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Orioles play a role opening door to Cuba; U.S. seeks to expand contacts; Baltimore negotiates two games; Clinton would broaden ties; Effort to ease plight of Cubans, maintain anti-Castro sanctions


WASHINGTON -- The Baltimore Orioles could be playing baseball in Cuba this year as part of a new U.S. initiative to expand people-to-people contact with the Communist-ruled island, U.S. officials disclosed yesterday.

The games will be allowed only if profits go to humanitarian assistance in Cuba and not to the Fidel Castro regime, a senior U.S. official said. The Orioles are expected to send a group to Cuba as early as this week to negotiate arrangements for the exhibition games, one of which would be in Cuba and the other in Baltimore.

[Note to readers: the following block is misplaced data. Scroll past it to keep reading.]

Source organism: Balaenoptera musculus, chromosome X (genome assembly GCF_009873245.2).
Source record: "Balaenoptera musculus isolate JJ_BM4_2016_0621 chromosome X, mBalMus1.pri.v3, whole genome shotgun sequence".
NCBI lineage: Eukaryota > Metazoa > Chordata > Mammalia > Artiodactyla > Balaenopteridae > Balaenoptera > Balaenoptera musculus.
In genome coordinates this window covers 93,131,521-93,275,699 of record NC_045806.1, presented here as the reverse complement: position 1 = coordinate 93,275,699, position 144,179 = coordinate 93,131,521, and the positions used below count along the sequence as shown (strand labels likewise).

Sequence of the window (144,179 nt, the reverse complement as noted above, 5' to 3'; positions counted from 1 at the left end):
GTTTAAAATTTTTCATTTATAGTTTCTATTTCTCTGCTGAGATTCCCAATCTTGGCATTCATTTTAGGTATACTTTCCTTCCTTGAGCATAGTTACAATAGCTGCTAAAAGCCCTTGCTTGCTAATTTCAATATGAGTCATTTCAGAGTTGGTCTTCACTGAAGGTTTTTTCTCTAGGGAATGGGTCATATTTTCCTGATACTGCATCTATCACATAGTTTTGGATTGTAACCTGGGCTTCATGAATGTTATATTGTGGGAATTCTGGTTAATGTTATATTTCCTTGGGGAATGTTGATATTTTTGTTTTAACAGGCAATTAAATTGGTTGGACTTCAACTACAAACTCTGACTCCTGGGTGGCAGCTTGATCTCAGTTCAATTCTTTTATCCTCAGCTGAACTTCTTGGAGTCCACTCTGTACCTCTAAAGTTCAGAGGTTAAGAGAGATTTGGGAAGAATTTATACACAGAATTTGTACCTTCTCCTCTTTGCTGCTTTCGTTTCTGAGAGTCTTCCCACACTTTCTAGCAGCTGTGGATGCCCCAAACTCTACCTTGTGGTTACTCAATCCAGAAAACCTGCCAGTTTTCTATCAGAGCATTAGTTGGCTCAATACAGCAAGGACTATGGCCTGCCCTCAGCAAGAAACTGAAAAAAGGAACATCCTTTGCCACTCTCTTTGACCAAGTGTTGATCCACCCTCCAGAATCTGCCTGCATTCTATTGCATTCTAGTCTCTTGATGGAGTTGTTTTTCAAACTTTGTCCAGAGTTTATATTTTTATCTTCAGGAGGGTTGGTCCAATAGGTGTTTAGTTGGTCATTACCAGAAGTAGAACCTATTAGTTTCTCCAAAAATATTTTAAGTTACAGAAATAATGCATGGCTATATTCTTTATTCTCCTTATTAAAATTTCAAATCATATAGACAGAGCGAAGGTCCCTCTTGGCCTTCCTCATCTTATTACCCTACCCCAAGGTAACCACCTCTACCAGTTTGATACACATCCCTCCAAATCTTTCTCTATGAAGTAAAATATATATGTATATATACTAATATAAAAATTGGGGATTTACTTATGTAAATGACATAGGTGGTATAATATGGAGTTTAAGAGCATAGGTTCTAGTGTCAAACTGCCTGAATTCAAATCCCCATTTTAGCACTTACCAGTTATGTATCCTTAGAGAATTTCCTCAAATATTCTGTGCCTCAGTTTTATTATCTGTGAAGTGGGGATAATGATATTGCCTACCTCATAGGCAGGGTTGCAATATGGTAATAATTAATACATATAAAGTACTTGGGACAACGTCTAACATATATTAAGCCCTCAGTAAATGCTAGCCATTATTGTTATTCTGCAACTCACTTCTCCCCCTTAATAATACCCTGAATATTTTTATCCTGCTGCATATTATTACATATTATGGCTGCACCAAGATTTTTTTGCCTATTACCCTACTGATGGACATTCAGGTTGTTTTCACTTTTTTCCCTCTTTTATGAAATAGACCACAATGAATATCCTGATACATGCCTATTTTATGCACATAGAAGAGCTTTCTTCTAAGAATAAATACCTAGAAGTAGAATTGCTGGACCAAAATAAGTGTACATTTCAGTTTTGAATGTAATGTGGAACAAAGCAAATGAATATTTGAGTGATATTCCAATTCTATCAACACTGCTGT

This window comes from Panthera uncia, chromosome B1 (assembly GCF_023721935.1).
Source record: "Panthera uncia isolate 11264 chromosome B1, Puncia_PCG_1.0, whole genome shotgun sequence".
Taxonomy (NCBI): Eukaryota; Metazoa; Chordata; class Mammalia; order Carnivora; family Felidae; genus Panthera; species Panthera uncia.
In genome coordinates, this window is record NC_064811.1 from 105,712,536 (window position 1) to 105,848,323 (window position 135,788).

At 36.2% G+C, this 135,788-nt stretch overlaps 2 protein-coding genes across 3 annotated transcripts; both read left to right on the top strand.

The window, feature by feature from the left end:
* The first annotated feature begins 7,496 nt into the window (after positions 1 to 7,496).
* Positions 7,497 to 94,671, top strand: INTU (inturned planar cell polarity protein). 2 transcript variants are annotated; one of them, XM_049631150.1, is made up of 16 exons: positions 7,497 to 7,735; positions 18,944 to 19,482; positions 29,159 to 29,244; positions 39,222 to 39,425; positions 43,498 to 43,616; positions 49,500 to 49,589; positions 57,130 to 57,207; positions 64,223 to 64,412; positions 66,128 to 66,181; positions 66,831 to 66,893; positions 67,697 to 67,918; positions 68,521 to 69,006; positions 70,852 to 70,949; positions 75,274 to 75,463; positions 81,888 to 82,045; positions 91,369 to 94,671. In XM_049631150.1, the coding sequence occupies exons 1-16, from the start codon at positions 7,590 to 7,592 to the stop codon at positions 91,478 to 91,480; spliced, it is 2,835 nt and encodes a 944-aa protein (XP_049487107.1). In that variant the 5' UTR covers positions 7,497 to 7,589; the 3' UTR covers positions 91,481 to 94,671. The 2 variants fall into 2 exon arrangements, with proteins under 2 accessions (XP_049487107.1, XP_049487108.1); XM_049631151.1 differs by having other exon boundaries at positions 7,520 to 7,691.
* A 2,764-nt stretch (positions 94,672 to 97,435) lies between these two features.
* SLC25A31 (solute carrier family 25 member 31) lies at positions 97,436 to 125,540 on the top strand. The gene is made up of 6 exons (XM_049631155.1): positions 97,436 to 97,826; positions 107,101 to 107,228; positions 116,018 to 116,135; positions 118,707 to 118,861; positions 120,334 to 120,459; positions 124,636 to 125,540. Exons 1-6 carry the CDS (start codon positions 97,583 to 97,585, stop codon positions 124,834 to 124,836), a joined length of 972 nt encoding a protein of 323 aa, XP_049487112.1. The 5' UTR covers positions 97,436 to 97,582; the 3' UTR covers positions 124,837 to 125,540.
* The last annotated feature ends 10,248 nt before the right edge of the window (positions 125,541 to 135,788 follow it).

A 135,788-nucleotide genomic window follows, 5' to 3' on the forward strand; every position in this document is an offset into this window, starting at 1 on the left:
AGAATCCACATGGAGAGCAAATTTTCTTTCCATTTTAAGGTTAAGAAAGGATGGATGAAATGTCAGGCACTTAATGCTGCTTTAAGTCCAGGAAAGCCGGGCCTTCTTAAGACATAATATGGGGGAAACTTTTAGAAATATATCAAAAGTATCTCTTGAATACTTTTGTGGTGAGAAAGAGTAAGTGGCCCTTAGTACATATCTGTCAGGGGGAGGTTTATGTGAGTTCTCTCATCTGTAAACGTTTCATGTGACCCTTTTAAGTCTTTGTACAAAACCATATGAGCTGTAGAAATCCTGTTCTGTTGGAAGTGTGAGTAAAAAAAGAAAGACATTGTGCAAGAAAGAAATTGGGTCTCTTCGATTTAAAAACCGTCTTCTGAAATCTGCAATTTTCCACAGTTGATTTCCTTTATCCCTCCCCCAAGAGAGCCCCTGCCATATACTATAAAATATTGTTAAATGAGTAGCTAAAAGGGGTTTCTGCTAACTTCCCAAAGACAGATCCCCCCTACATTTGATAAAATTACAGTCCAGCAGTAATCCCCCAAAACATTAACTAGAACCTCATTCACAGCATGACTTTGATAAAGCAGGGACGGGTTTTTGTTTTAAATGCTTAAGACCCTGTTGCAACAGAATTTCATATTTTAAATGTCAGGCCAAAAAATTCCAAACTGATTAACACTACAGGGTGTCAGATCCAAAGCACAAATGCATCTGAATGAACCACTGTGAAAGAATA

The new permission granted to the Orioles was one of a series of steps expected to be officially announced by the White House today that are aimed at easing the plight of Cubans while maintaining tight sanctions against the Castro government.

"We ought to be doing everything we can to help the Cuban people," a senior State Department official said.

The Clinton administration also plans to allow more people to send money to Cubans, to open direct mail service, and to permit the sale of food to independent organizations and small restaurants, and the sales of fertilizer and pesticides to private farmers and cooperatives.

The new measures follow an initiative launched after the visit to Cuba of Pope John Paul II a year ago this week. That visit provided what the senior official called a "wedge" allowing increased contacts to be explored.

The Clinton administration, which has courted voters in Cuban-American strongholds in Florida, has refused to lift the economic embargo imposed by the United States after Castro assumed power in 1959.